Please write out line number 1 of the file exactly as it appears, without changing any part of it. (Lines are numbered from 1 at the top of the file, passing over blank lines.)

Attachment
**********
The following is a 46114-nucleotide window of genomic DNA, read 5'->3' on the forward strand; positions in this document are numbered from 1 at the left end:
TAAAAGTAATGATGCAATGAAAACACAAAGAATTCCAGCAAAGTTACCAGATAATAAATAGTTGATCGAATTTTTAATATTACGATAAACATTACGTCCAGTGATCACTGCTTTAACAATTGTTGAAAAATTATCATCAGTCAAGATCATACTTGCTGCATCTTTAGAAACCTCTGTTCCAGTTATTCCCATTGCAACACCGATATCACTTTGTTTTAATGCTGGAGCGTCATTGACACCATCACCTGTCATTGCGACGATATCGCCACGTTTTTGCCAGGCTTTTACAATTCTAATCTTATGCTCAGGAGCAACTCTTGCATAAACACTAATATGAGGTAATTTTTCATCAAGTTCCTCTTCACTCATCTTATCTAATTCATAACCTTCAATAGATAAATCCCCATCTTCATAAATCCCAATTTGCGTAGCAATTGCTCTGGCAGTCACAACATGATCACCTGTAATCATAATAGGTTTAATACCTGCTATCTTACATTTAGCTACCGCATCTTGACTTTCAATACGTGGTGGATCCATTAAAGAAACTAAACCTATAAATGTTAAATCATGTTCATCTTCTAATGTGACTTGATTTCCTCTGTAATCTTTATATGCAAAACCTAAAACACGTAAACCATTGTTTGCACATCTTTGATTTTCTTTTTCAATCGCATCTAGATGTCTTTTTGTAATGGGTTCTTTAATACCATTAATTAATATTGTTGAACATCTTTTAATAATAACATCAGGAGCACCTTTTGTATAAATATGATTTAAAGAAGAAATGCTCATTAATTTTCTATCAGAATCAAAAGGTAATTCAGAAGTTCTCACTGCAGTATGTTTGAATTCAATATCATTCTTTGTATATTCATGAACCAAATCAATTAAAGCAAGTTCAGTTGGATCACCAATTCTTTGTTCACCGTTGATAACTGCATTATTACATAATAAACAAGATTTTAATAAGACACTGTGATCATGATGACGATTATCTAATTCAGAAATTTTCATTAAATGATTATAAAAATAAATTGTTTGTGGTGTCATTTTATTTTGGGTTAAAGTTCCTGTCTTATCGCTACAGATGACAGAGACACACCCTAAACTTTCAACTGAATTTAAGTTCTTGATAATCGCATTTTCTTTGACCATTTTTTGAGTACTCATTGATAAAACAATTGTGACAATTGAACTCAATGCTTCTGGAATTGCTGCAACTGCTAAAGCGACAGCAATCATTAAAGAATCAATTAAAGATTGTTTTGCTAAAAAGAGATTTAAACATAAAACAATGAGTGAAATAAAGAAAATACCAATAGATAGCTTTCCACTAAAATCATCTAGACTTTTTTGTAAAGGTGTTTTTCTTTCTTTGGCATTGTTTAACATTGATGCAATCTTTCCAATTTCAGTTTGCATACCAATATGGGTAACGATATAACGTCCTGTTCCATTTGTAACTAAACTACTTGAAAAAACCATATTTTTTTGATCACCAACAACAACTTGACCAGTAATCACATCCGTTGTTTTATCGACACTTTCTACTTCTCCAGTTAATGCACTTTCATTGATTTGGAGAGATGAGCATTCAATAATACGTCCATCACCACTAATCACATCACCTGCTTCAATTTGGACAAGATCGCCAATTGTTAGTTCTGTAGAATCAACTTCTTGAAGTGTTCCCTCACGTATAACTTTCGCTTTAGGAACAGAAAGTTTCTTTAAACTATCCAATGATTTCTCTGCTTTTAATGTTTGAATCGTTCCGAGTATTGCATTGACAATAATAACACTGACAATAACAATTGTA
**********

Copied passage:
The following is a 46114-nucleotide window of genomic DNA, read 5'->3' on the forward strand; positions in this document are numbered from 1 at the left end: